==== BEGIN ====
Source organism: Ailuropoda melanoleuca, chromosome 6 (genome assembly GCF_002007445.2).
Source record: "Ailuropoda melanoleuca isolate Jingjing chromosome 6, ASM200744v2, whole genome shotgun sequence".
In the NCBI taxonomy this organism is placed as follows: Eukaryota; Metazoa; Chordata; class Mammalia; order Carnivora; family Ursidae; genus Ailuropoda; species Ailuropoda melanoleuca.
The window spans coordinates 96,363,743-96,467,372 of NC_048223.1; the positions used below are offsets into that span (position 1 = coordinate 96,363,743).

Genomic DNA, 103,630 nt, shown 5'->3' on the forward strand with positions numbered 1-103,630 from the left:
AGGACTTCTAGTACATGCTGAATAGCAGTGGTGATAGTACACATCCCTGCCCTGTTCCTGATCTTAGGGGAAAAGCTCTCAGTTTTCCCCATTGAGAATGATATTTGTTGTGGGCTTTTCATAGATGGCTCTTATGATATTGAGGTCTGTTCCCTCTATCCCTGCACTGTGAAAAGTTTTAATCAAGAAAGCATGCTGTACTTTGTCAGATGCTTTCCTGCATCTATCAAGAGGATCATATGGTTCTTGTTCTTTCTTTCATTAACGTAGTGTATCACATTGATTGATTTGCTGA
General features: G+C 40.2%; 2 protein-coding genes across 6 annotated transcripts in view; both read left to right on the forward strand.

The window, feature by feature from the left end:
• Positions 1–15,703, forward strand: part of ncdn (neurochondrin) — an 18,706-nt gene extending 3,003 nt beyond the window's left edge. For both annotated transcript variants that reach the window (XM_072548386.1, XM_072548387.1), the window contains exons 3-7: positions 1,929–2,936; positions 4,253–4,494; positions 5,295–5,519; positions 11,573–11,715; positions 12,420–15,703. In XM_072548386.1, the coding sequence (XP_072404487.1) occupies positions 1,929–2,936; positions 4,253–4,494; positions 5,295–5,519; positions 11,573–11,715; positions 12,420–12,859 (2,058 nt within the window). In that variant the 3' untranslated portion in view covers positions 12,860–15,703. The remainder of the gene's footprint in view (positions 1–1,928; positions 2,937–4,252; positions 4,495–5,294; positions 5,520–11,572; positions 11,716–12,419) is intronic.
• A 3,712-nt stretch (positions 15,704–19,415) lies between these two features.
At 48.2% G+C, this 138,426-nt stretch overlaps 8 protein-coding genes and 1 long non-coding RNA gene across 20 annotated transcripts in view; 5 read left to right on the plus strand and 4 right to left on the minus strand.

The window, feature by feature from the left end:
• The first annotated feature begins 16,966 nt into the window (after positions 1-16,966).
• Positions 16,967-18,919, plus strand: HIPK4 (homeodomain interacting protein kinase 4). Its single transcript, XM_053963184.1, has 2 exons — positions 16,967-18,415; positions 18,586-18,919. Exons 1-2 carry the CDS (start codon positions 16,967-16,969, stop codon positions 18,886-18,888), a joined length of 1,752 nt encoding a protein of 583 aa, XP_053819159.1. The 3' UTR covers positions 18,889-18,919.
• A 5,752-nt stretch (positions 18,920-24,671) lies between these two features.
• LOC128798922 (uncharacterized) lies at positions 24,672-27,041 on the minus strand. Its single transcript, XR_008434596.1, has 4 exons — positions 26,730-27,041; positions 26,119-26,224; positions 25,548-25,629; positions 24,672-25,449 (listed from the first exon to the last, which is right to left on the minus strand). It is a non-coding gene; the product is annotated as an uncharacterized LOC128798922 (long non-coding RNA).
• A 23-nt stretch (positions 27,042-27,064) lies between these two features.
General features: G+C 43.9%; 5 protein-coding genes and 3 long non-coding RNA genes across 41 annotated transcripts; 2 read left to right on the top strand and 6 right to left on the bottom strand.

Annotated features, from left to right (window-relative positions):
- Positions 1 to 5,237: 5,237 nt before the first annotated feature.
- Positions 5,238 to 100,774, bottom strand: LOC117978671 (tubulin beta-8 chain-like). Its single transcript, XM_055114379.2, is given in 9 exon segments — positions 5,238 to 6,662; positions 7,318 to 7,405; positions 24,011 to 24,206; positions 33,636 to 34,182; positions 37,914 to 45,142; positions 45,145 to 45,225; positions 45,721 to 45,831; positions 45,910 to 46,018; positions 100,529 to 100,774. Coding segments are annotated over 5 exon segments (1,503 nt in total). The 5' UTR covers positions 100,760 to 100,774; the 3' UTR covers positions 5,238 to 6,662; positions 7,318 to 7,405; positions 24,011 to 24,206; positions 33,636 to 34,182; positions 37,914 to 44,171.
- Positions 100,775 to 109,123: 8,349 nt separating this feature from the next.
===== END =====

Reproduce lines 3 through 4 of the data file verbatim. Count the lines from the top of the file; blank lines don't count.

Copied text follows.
In the NCBI taxonomy this organism is placed as follows: Eukaryota; Metazoa; Chordata; class Mammalia; order Carnivora; family Ursidae; genus Ailuropoda; species Ailuropoda melanoleuca.
The window spans coordinates 96,363,743-96,467,372 of NC_048223.1; the positions used below are offsets into that span (position 1 = coordinate 96,363,743).